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2 January 1995 (USA)  »

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1.33 : 1
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Did You Know?

Trivia

The working title of this episode was "Cold and Distant Stars". The original teleplay, written by Robert Hewitt Wolfe, involved Sisko going back in time and ending up homeless. His claims that he was actually from the future and was the commander of a space station prompted those around him to think he was insane, and he is eventually given thorazine. This script was written by Wolfe as a commentary on the apathy of the people of the 20th Century towards the homeless. However, nobody was very happy with the script, including Wolfe himself, until Behr came up with the idea of the Sanctuary Districts and the Bell Riots. See more »

Quotes

[Sisko tells Bashir about the Bell Riots that are about to occur in their Sanctuary, causing the death of hundreds of residents]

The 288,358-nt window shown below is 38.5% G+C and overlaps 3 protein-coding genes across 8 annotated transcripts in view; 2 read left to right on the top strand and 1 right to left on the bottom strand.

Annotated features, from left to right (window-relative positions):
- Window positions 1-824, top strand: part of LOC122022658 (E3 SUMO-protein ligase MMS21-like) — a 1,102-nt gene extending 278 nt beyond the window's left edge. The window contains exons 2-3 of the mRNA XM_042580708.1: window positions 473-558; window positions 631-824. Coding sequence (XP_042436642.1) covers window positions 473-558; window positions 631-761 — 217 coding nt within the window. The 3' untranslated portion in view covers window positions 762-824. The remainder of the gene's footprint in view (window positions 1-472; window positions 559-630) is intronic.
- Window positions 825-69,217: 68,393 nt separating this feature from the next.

Dr. Julian Bashir: Starfleet temporal displacement policy may sound good in the classroom, but to know that hundreds of people are going to die, and to not be able to do a thing to save them...
Commander Sisko: I sympathize, Doctor. But if it will make you feel any better, the riots will be one of the watershed events of the 21st century. Gabriel Bell will see to that.
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Soundtracks

Star Trek: Deep Space Nine - Main Title
(uncredited)
Written by Dennis McCarthy
Performed by Dennis McCarthy
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User Reviews

 
Deep Space 9's Version of "Future's End"
1 May 2015 | by (United States) – See all my reviews